Semantic similarity. The phenotype era in the epilepsies has now officially started. While it is possible for us to generate and analyze genetic data in the epilepsies at scale, phenotyping typically remains a manual, non-scalable task. This contrast has resulted in a significant imbalance where it is often easier to obtain genomic data than clinical data. However, it is often not the lack of clinical data that causes this problem, but our ability to handle it. Clinical data is often unstructured, incomplete and multi-dimensional, resulting in difficulties when trying to meaningfully analyze this information. Today, our publication on analyzing more than 31,000 phenotypic terms in 846 patient-parent trios with developmental and epileptic encephalopathies (DEE) appeared online. We developed a range of new concepts and techniques to analyze phenotypic information at scale, identified previously unknown patterns, and were bold enough to challenge the prevailing paradigms on how statistical evidence for disease causation is generated.
Phenotyping gap. Yes, for those of you who have heard me give presentations in the last two years, I will sound like a broken record. However, let me say this again: we have to overcome the what I call the “phenotyping gap” in genetic epilepsies: the relative lack of clinical data compared to the large amount of genomic data that we are constantly generating. Phenotypic information is incredibly valuable in the genetic epilepsies, but generating and analyzing clinical information is difficult, especially when we are trying to merge information across datasets. Understanding treatment responses and outcomes are the new frontier in epilepsy genetics, but how should we go about this? More than two years ago, our group decided to explore a different, complementary approach to the classical clinical and natural history studies. We tried to find new ways to analyze clinical data that was already available, but was not meaningful by itself. Enter the era of computational phenotyping – we have developed methods to make this data speak to us and reveal some of the secrets of the developmental and epileptic encephalopathies. However, let me start our story somewhat differently.
Rett Syndrome. It does not happen very often that we get the opportunity to start a publication with a sentence like, “In 1954, Dr. Andreas Rett, a pediatrician in Vienna, Austria, noticed two girls with unusual repetitive hand-washing motions in his waiting room.” In our publication in AJHG, we used the example of Rett Syndrome as a basic introduction to the way we typically define clinical syndromes. Clinical syndromes, such as Rett Syndrome, are recognized because of shared clinical features that stand out. The cognitive process that identifies uncommon features shared by two individuals as a new disease entity is typical intuition grounded in expert knowledge – it is usually an automatic process, a “System 1: Thinking Fast” activity, as Daniel Kahneman would say. However, it is not as mysterious as it sounds. If we find a way to “weigh” rare clinical features appropriately, it would theoretically be possible to have an algorithm perform such a disease recognition. However, in order to get there, we need two key ingredients: data and concepts.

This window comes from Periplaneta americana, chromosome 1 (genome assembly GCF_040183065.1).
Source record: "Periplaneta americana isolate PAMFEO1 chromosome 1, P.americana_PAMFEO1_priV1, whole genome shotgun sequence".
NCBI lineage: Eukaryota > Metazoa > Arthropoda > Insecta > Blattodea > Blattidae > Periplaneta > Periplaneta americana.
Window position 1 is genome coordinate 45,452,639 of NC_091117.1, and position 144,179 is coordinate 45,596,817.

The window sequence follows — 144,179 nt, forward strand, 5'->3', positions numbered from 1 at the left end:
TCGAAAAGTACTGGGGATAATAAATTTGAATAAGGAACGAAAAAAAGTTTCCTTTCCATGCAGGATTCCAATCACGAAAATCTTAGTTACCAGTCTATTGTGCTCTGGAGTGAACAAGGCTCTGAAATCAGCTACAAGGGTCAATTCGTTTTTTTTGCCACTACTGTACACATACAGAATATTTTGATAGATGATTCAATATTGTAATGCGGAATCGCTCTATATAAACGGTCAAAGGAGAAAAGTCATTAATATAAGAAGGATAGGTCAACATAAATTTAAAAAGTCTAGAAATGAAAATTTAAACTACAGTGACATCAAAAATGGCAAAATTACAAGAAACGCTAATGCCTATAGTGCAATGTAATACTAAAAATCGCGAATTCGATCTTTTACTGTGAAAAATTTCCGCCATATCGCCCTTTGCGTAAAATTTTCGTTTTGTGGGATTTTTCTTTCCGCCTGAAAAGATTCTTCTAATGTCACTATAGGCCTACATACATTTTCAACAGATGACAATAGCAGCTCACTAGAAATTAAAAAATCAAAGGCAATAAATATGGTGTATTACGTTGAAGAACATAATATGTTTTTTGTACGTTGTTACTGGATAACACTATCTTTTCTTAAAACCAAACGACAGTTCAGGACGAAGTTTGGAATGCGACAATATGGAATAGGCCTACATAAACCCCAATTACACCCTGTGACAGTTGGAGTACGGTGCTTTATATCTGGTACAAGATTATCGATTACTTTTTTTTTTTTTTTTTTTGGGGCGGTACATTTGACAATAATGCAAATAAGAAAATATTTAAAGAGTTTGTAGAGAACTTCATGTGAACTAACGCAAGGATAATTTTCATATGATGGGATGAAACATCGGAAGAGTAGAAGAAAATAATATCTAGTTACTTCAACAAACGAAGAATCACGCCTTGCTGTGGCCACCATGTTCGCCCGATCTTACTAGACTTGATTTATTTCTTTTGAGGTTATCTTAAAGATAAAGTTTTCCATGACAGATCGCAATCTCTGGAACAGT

Phenotype data. It may sound difficult to believe based on what I mentioned earlier, but phenotype data is not missing and it is not difficult to obtain. Even for rare genetic epilepsies, the total observational timespan at many medical centers amounts to hundreds, if not thousands, of patient years. Likewise, in large projects such as EuroEPINOMICS and EPGP/Epi4K, large phenotypic datasets have been accumulated and the cost of phenotyping an individual sometimes even exceeds today’s cost of genome sequencing. The main issue is using the existing information, which is often stored in unique data formats and may be incomplete or “sparse” (there are many terms, but each term is only assigned to very few individuals). The first step to make such data useful is a process called data harmonization. In our study, we mapped all existing data onto a common format, namely the Human Phenotype Ontology (HPO). The HPO has the advantage that it is not only a dictionary, but has a tree-like structure that tells us about relationships. An “absence seizure” in Individual A is related to a “myoclonic seizure” in Individual B as both represent “generalized-onset seizures.” The amount of clinical data to be mapped in the joint EPGP/Epi4K and EuroEPINOMICS dataset, supplemented with clinical data derived from our DFG Research Unit and local data, quickly got quite large – we mapped a total of 31,000 phenotypic terms in 846 individuals with existing trio exome data. And yes, trio exome analysis was the easy part…